In order to improve the transparency of the disciplinary system in cases where the syndic refuses to lodge a complaint with the disciplinary council, there exists a review committee within each professional order. This committee must, on request by the person unsatisfied with the syndic’s decision to not lodge a complaint, determine whether or not this decision is justified. The process of review is a method of controlling the validity of the syndic’s decision.

After having analysed and reconsidered the entire file built by the syndic, the review committee gives its opinion on the matter. In the case where the review committee believes that the facts at hand justify that a complaint be lodged with the disciplinary council, it may suggest the appointment of an syndic ad hoc, who must make the final decision as to whether or not to lodge a complaint.


Once the syndic’s disciplinary inquiry is completed, he will decide whether or not to lodge a complaint against the professional in question with the disciplinary council. If no complaint is lodged, the syndic must explain the reasons behind his decision and inform the person who requested the holding of the inquiry of the possibility of requesting an opinion from the review committee.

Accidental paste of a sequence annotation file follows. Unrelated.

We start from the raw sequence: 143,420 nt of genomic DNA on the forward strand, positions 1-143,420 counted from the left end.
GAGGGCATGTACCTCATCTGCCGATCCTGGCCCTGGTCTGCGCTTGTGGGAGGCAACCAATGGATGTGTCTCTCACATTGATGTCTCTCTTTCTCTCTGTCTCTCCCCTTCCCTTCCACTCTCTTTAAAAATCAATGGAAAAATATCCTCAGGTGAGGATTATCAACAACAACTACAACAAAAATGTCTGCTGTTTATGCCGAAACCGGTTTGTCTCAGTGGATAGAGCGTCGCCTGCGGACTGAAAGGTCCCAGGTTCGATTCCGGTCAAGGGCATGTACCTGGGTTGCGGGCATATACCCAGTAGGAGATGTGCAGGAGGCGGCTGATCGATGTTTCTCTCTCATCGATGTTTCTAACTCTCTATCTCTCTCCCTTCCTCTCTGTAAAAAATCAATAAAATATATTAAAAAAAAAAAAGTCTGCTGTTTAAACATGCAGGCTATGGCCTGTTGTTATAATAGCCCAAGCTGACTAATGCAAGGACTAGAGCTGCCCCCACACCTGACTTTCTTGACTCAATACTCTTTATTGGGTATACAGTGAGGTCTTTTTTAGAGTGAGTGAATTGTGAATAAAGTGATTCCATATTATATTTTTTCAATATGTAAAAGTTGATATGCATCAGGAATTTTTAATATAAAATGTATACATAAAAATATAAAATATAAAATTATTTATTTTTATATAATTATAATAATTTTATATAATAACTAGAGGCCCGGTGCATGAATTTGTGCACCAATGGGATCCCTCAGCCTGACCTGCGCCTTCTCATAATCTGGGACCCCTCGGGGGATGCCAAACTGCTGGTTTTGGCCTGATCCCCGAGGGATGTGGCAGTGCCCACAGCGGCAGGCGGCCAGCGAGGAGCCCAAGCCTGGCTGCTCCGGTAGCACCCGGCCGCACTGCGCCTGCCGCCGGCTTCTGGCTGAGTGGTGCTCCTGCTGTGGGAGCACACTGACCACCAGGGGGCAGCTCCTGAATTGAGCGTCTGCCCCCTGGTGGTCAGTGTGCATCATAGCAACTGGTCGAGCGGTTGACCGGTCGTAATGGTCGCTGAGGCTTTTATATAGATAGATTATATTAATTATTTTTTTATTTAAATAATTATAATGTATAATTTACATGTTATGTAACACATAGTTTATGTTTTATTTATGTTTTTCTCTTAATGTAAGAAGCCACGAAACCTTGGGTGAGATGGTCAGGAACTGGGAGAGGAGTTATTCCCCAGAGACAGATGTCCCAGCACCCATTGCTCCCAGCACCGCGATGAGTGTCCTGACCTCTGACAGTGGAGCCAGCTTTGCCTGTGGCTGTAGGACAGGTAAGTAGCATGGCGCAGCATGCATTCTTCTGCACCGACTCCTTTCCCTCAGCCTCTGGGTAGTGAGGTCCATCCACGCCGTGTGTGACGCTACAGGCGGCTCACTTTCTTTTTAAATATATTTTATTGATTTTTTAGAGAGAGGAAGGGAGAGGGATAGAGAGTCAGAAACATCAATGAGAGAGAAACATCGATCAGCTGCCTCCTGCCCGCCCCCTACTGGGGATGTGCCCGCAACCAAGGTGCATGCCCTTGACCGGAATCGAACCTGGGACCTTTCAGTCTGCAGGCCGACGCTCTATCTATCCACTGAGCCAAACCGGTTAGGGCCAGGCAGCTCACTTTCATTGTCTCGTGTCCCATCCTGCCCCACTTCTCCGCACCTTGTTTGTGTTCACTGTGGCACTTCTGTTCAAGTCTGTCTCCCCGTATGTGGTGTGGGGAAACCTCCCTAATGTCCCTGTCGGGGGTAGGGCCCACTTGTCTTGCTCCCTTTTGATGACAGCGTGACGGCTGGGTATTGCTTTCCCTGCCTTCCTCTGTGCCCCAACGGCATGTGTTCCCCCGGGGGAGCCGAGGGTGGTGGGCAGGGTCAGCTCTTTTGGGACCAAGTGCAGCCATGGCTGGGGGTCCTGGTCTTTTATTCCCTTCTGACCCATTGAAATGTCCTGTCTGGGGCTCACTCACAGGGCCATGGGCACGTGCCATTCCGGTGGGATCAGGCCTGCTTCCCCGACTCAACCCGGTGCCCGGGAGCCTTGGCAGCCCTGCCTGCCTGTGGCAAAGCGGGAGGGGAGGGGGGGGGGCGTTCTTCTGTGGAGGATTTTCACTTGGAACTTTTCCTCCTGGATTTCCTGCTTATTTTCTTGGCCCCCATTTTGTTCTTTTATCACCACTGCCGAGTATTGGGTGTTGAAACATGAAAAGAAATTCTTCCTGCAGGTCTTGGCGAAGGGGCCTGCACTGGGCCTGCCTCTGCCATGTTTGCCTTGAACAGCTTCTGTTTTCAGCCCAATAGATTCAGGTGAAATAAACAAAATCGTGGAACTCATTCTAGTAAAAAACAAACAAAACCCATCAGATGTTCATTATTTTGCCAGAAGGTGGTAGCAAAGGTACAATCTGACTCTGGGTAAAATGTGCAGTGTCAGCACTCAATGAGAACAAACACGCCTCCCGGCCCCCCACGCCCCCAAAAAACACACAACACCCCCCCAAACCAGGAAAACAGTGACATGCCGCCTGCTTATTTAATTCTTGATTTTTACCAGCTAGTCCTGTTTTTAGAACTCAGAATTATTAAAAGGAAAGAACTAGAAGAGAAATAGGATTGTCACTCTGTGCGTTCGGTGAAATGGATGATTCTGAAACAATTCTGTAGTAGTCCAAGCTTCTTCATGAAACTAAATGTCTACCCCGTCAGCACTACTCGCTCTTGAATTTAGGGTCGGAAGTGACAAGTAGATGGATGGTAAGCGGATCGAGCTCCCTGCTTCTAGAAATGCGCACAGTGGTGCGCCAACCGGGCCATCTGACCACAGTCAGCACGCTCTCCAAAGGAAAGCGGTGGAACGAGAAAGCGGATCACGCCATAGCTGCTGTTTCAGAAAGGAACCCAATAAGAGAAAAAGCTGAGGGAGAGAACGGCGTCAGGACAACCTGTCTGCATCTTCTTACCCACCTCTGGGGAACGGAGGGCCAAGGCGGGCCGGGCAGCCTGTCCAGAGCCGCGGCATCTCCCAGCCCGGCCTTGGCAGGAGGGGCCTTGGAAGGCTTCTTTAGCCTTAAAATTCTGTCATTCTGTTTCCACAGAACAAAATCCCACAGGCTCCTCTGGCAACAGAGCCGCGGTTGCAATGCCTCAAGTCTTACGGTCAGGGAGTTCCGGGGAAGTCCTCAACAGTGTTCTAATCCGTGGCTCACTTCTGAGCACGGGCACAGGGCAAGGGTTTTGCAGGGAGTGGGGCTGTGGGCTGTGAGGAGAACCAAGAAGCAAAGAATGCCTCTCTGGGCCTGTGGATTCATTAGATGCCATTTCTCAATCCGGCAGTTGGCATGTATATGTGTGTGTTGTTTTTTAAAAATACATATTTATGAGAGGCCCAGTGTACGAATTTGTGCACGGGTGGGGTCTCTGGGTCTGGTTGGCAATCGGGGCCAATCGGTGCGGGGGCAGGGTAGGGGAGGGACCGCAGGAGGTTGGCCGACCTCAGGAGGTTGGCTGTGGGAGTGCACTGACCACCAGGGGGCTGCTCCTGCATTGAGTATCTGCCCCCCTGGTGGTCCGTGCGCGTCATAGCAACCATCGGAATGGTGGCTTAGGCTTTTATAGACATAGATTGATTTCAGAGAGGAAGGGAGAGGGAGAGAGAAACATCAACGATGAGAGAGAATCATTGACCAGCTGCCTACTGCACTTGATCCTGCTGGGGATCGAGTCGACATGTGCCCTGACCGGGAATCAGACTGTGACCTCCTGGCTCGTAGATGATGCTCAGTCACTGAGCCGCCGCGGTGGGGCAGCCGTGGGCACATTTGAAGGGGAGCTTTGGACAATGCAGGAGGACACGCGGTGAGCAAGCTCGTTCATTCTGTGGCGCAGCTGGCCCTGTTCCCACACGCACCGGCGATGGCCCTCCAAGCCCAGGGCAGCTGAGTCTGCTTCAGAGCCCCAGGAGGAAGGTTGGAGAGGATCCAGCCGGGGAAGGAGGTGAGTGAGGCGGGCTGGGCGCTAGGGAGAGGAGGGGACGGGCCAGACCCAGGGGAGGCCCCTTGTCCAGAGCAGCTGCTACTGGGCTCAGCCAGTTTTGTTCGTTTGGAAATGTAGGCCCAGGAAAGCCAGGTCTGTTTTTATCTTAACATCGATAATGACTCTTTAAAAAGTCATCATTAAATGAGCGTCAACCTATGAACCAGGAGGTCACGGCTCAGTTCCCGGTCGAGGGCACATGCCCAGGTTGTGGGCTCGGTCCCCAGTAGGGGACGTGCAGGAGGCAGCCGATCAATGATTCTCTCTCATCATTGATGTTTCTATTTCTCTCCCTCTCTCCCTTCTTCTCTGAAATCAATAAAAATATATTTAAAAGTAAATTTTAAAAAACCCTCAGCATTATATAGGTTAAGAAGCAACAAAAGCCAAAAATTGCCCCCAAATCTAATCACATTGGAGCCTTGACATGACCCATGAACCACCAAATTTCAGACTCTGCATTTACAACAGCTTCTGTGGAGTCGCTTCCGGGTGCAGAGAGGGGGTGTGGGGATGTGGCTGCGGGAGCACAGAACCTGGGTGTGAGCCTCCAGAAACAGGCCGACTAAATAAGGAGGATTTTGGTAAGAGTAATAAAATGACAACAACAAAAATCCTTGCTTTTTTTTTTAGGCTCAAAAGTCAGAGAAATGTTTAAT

If the syndic instead decides to go forward and lodge a complaint with the disciplinary council, a written complaint, describing all the violations committed by the professional in question, is communicated to the professional. The professional must then appear, in person or by counsel, before the disciplinary council in order to plead guilty to all or to part of the violations of which he is accused, or to express his intention to contest the complaint. The syndic is neither expected nor obliged to inform the professional that a disciplinary inquiry concerning him had been underway until the complaint is lodged.

In the case where a formal complaint is lodged against the professional, the syndic will play the role of complainant before the disciplinary council. As complainant, the syndic must give to the professional all elements of proof held against him, whether they be inculpatory of exculpatory.

The disciplinary council, as a disciplinary court consisting of three members, is invested with the exclusive power to receive all complaints, hear all proof presented and determine whether or not the professional accused has violated his order’s code of ethics or the Professional Code.


Once the professional in question has been declared or has pleaded guilty to the violations of which he is accused, the parties proceed in presenting their representations on the sanction before the disciplinary council. In order to do so, each party must refer to the pertinent jurisprudence and must ask the council to consider both objective and subjective factors. The objective factors include the protection of the public, the severity of the violation and the need to discourage future infractions, whereas the subjective factors include the absence of a disciplinary record, the age and experience of the professional, the absence of the risk to re-offend and the professional’s chances of rehabilitation.


In the case where the professional condemned is unsatisfied with the decision rendered by the disciplinary council, this decision can be appealed before the Professions Tribunal.